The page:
DSM-5

You may remember the hype. Almost one year ago, the 5th edition of the Diagnostic and Statistical Manual of Mental Disorders (DSM-5) was published. Unless you are in the field, it may not ring a bell. However, what you most likely DO remember are the thought-provoking (yet incredibly uninformative) news headlines that read something along the lines of, “Autism Diagnosis Reduced by a Third!” No, unfortunately, there was no overnight cure for autism or even a sudden dramatic decrease of those who are affected by it. What happened was a change in diagnostic criteria, and I’m going to tell you why this matters while sparing you a ton of reading. You’re welcome.

Here is what happened. Many psychiatrists and other like professionals were uncomfortable with there being such a broad range of standards comprised with testing “on the spectrum”; they were too vague. Therefore, a team of psychiatrists, or the DSM-5 committee, created what they considered to be clearer and more precise diagnostic criteria, hoping that these new standards would effectively translate to those who are involved with screening for autism. Categories contribute to mutual understandings and psychiatrists love categories. Lo and behold, instead of three categories of ASD symptoms, which were previously lumped into one key diagnosis, there are now two – social-communication impairment and repetitive/restricted behaviors. However, here’s the “but”, and it’s a big “but”… Now, a Social Communication Impairment without at least two repetitive/restricted behaviors (think here of the odd fascinations, awkward body movements, inflexible routines, etc.) are no longer considered autism, but are now categorized as Social Communication Disorder (SCD).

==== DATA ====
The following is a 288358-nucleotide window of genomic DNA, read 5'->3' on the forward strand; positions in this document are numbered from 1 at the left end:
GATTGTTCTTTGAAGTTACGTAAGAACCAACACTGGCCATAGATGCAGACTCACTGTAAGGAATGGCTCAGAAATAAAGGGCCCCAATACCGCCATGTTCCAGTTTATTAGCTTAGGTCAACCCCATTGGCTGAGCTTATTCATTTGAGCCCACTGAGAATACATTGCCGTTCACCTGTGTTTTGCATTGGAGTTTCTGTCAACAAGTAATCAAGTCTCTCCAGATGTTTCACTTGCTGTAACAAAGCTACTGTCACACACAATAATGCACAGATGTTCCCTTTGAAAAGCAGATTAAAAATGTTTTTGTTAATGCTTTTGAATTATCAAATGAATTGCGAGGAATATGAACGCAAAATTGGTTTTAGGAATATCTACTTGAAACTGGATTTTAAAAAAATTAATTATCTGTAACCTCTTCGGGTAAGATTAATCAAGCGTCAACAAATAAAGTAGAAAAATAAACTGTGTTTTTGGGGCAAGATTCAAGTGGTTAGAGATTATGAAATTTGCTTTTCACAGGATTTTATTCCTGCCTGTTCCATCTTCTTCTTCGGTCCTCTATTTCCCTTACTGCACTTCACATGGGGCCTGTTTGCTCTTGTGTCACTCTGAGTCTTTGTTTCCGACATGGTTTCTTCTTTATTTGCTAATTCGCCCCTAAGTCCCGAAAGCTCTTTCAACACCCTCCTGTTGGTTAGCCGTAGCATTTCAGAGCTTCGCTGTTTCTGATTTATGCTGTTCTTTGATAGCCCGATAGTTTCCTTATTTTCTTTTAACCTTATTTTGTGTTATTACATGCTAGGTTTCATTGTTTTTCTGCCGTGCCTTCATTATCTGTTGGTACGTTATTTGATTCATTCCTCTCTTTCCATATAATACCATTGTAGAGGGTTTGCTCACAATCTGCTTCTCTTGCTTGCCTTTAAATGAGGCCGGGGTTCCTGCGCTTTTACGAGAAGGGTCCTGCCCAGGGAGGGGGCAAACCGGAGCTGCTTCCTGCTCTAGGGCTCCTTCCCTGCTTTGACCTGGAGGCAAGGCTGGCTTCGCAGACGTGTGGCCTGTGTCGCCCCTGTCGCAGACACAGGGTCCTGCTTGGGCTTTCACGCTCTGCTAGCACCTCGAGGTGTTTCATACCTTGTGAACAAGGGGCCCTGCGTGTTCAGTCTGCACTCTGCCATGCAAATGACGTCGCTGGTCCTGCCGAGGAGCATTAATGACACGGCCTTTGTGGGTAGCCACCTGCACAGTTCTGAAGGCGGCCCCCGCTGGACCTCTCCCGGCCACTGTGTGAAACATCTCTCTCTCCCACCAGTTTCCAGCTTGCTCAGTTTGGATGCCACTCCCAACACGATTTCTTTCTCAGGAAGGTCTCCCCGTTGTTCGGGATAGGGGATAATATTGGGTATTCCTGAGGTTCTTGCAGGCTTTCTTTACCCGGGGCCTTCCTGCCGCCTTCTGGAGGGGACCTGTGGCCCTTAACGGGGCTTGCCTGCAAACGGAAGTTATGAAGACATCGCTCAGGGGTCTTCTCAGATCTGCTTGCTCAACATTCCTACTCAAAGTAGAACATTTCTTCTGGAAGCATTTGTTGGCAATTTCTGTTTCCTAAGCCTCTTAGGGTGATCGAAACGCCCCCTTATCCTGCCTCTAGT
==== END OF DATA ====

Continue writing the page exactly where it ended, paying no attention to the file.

Stay with me, because this part is important. Although the DSM-5 committee recommended the contrary, many schools and health insurers are asking that children be rescreened under the new guidelines, hence losing their diagnosis. As a result, several children are losing crucial services because they are now identified as having SCD instead of ASD. Automatically one would assume that these children would simply apply for services related to SCD and begin to receive relevant methods of intervention and therapy, right? Wrong. How about this for a caveat:  SCD is a newly refined disorder and there are no formal guidelines for treatment. Talk about putting the cart before the horse, eh?

Autism Speaks wants to ensure that autism services are provided to all who need them. Currently, they are conducting a survey and study for those whose services have recently been revoked as a consequence of reevaluation under the DSM-5. Please share your DSM-5 experiences.

A good read: Why are Children Losing their Autism Diagnosis?